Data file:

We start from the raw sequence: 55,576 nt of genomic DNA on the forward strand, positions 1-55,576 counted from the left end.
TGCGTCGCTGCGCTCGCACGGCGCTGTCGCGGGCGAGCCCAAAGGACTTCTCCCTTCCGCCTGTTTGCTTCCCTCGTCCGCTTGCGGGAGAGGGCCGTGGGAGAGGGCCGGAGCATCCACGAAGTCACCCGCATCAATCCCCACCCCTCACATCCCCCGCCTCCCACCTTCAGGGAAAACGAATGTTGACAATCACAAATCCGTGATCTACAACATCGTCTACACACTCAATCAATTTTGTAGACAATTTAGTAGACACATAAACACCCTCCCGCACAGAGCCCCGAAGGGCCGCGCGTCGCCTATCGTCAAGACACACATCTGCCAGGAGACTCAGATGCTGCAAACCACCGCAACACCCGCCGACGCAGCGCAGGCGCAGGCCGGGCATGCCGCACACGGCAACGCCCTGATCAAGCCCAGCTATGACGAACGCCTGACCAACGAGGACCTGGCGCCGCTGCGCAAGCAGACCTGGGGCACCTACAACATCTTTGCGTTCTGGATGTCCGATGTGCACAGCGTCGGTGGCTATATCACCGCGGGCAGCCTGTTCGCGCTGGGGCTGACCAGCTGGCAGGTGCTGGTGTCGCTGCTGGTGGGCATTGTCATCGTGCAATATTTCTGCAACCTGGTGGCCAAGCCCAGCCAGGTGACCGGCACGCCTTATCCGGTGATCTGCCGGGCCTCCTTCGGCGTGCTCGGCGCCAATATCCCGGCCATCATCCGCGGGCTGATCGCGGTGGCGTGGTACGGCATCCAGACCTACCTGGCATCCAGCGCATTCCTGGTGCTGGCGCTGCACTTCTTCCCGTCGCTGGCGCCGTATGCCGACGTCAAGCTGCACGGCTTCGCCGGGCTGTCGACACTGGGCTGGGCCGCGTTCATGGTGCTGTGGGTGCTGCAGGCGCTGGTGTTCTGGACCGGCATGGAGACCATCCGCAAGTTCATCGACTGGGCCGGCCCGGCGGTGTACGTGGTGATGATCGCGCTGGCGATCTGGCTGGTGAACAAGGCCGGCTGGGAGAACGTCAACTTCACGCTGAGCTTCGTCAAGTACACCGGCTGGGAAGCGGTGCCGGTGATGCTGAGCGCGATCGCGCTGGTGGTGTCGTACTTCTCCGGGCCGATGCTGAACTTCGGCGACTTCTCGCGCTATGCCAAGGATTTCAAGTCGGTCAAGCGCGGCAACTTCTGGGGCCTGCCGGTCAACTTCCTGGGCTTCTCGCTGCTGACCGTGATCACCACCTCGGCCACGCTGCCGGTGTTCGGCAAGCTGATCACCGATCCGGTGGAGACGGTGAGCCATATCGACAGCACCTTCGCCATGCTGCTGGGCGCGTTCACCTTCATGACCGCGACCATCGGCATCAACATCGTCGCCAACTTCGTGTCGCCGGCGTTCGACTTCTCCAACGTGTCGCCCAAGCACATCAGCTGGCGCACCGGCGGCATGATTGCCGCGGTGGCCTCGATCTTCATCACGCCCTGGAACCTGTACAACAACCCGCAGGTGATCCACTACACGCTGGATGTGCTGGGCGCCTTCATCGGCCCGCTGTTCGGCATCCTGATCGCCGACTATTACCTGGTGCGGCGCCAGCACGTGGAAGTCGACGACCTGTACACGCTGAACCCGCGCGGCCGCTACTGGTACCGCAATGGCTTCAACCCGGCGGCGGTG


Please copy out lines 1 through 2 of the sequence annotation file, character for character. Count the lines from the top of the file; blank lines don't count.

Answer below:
We start from the raw sequence: 55,576 nt of genomic DNA on the forward strand, positions 1-55,576 counted from the left end.
TGCGTCGCTGCGCTCGCACGGCGCTGTCGCGGGCGAGCCCAAAGGACTTCTCCCTTCCGCCTGTTTGCTTCCCTCGTCCGCTTGCGGGAGAGGGCCGTGGGAGAGGGCCGGAGCATCCACGAAGTCACCCGCATCAATCCCCACCCCTCACATCCCCCGCCTCCCACCTTCAGGGAAAACGAATGTTGACAATCACAAATCCGTGATCTACAACATCGTCTACACACTCAATCAATTTTGTAGACAATTTAGTAGACACATAAACACCCTCCCGCACAGAGCCCCGAAGGGCCGCGCGTCGCCTATCGTCAAGACACACATCTGCCAGGAGACTCAGATGCTGCAAACCACCGCAACACCCGCCGACGCAGCGCAGGCGCAGGCCGGGCATGCCGCACACGGCAACGCCCTGATCAAGCCCAGCTATGACGAACGCCTGACCAACGAGGACCTGGCGCCGCTGCGCAAGCAGACCTGGGGCACCTACAACATCTTTGCGTTCTGGATGTCCGATGTGCACAGCGTCGGTGGCTATATCACCGCGGGCAGCCTGTTCGCGCTGGGGCTGACCAGCTGGCAGGTGCTGGTGTCGCTGCTGGTGGGCATTGTCATCGTGCAATATTTCTGCAACCTGGTGGCCAAGCCCAGCCAGGTGACCGGCACGCCTTATCCGGTGATCTGCCGGGCCTCCTTCGGCGTGCTCGGCGCCAATATCCCGGCCATCATCCGCGGGCTGATCGCGGTGGCGTGGTACGGCATCCAGACCTACCTGGCATCCAGCGCATTCCTGGTGCTGGCGCTGCACTTCTTCCCGTCGCTGGCGCCGTATGCCGACGTCAAGCTGCACGGCTTCGCCGGGCTGTCGACACTGGGCTGGGCCGCGTTCATGGTGCTGTGGGTGCTGCAGGCGCTGGTGTTCTGGACCGGCATGGAGACCATCCGCAAGTTCATCGACTGGGCCGGCCCGGCGGTGTACGTGGTGATGATCGCGCTGGCGATCTGGCTGGTGAACAAGGCCGGCTGGGAGAACGTCAACTTCACGCTGAGCTTCGTCAAGTACACCGGCTGGGAAGCGGTGCCGGTGATGCTGAGCGCGATCGCGCTGGTGGTGTCGTACTTCTCCGGGCCGATGCTGAACTTCGGCGACTTCTCGCGCTATGCCAAGGATTTCAAGTCGGTCAAGCGCGGCAACTTCTGGGGCCTGCCGGTCAACTTCCTGGGCTTCTCGCTGCTGACCGTGATCACCACCTCGGCCACGCTGCCGGTGTTCGGCAAGCTGATCACCGATCCGGTGGAGACGGTGAGCCATATCGACAGCACCTTCGCCATGCTGCTGGGCGCGTTCACCTTCATGACCGCGACCATCGGCATCAACATCGTCGCCAACTTCGTGTCGCCGGCGTTCGACTTCTCCAACGTGTCGCCCAAGCACATCAGCTGGCGCACCGGCGGCATGATTGCCGCGGTGGCCTCGATCTTCATCACGCCCTGGAACCTGTACAACAACCCGCAGGTGATCCACTACACGCTGGATGTGCTGGGCGCCTTCATCGGCCCGCTGTTCGGCATCCTGATCGCCGACTATTACCTGGTGCGGCGCCAGCACGTGGAAGTCGACGACCTGTACACGCTGAACCCGCGCGGCCGCTACTGGTACCGCAATGGCTTCAACCCGGCGGCGGTG